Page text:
A&A 426, 797-808 (2004)
Super-Eddington accretion rates in Narrow Line Seyfert 1 galaxiesS. Collin and T. Kawaguchi
LUTH, Observatoire de Paris, Section de Meudon, 92195 Meudon Cedex, France
(Received 26 March 2004 / Accepted 5 July 2004)
We use the BH masses deduced from the empirical relation of Kaspi et al. (2000) between the size of the Broad Line Region (BLR) of Active Galactic Nuclei (AGN) and the optical luminosity, to compute their accretion rates in four samples of AGN, assuming that the optical luminosity is provided by the accretion disc. We show that Narrow Line Seyfert Galaxies 1 (NLS1s) accrete at super-Eddington rates, while their luminosity stays of the order of the Eddington limit. We take into account the possibility of a non-viscous energy release inversely proportional to the square of the distance in the gravitationally unstable region of the disc emitting a fraction of the optical luminosity. It leads to a smaller accretion rate and to a redder continuum than a standard disc, which agrees better with the observations. The observed bolometric luminosities appear to saturate at a few times the Eddington luminosity for super-Eddington accretion rates, as predicted by slim disc models. They favor a Kerr BH rather than a Schwarzschild one. Even when the accretion rate is super-Eddington, it stays always of the order of a few /yr, irrespective of the BH mass, indicating that the growing of the BH is mass-supply-limited and therefore regulated by an exterior mechanism, and not Eddington-limited. The mass of the BH increases by one order of magnitude in a few 10 7 years, a time smaller than that necessary for changing the bulge mass. This is in agreement with recent claims that the BHs of NLS1s do not follow the same black hole - bulge relation as other galaxies. Since they represent about 10% of AGN up to a redshift of 0.5, these "super-active" phases should play an important role in shaping the mass function of local BHs. We finally discuss the possibility that the masses could be systematically underestimated due to an inclination effect, and we conclude that this could indeed be the case, and that the accretion rates could thus be strongly overestimated in a small fraction of objects, possibly explaining the existence of apparently extremely high accretors.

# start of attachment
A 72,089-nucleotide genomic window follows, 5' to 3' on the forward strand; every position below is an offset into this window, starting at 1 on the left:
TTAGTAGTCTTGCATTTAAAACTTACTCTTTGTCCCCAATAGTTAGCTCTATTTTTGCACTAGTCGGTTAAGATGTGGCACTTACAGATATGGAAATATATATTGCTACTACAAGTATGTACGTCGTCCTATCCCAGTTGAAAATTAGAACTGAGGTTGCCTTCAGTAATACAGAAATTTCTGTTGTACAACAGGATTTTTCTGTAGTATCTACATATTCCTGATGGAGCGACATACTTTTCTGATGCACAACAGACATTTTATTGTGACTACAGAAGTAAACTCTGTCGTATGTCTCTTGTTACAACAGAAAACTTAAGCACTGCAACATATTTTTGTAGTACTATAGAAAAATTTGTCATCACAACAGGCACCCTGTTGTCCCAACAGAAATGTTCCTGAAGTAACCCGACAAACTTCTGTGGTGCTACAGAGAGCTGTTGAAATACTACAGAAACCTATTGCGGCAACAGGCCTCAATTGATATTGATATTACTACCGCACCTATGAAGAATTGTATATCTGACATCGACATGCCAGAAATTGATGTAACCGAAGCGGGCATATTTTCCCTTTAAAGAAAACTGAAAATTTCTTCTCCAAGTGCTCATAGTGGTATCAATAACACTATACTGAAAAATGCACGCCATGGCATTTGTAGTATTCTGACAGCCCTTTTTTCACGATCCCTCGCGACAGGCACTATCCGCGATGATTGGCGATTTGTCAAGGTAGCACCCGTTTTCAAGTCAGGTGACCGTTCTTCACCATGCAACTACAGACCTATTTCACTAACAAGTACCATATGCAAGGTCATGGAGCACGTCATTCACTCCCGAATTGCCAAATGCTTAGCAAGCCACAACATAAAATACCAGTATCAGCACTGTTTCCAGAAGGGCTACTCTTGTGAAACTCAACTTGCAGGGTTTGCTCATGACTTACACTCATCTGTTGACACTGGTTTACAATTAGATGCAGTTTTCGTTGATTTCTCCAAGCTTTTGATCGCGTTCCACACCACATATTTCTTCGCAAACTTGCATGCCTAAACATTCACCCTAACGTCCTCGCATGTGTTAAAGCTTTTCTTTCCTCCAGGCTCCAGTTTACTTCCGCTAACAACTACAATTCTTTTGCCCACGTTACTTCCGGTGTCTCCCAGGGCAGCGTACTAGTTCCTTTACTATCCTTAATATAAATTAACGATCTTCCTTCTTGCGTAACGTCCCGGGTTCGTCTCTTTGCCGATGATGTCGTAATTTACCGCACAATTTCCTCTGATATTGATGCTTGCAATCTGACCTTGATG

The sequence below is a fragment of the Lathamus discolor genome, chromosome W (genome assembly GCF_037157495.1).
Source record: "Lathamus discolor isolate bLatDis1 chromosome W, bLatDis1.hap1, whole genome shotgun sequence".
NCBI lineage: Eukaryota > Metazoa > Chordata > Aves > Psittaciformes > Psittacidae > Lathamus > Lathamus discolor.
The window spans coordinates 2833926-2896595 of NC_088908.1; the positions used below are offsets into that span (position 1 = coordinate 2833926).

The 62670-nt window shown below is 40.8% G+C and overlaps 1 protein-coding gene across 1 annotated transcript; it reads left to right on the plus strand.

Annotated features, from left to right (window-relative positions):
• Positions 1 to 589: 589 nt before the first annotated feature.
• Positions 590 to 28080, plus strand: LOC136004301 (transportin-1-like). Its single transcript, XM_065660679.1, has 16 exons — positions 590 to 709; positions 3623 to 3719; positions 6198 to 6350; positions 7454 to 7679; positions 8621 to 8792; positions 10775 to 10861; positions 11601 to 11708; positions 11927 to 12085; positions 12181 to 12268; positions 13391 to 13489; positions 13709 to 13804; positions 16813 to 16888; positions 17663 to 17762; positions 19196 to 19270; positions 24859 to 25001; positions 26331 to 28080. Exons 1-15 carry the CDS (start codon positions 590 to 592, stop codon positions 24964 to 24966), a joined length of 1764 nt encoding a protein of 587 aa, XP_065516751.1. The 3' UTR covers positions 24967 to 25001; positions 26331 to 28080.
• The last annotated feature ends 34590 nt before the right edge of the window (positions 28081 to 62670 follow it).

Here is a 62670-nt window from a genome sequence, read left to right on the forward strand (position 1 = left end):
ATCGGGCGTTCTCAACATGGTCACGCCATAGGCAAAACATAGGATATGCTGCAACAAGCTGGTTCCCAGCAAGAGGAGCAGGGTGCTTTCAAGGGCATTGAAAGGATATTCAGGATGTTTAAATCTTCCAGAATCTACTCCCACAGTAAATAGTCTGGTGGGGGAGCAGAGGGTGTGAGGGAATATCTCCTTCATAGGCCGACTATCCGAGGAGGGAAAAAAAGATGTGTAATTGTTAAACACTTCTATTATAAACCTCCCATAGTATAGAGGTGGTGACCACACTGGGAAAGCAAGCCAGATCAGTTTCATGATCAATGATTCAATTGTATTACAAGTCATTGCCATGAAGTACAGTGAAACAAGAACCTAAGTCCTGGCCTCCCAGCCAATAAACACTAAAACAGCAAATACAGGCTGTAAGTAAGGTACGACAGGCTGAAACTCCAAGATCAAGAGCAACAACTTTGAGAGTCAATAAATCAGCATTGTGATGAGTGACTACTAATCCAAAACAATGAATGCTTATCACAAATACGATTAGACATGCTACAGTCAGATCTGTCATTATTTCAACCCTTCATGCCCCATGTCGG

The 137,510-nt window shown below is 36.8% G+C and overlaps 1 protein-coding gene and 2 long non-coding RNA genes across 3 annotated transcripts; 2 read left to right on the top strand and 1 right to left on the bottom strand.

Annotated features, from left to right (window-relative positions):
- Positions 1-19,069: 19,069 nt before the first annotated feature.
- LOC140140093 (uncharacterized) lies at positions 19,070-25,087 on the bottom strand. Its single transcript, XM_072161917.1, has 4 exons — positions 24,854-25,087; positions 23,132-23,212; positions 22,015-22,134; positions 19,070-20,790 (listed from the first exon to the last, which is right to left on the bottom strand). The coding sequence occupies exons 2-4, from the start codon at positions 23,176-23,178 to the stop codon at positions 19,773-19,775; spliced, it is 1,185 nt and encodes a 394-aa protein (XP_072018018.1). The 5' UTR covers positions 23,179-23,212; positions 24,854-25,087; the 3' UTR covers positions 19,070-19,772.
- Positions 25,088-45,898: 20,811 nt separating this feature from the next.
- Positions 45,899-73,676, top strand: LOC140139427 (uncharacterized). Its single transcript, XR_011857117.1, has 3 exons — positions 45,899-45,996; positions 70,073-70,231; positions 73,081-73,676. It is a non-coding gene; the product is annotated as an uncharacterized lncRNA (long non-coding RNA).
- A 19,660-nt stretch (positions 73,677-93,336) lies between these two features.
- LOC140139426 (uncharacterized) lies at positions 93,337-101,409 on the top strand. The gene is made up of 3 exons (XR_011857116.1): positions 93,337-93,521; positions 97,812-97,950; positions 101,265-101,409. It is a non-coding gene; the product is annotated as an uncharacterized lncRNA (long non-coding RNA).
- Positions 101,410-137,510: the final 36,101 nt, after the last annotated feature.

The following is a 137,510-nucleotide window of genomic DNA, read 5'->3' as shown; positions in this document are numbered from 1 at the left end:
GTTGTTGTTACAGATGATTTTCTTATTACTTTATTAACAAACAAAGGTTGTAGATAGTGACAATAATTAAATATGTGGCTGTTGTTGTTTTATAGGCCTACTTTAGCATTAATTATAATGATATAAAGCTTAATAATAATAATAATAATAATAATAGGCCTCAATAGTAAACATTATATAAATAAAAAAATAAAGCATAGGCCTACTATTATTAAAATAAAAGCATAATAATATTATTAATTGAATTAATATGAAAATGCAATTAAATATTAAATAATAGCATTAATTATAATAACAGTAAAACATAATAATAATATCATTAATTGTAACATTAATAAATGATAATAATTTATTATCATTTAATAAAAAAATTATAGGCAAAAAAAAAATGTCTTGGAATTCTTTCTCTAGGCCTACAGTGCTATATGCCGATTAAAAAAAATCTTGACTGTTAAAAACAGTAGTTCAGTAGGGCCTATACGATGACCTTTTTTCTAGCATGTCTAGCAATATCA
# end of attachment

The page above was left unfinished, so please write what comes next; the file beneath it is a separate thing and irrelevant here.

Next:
Key words: galaxies: quasars: general -- accretion, accretion disks -- galaxies: active -- galaxies: Seyfert
© ESO 2004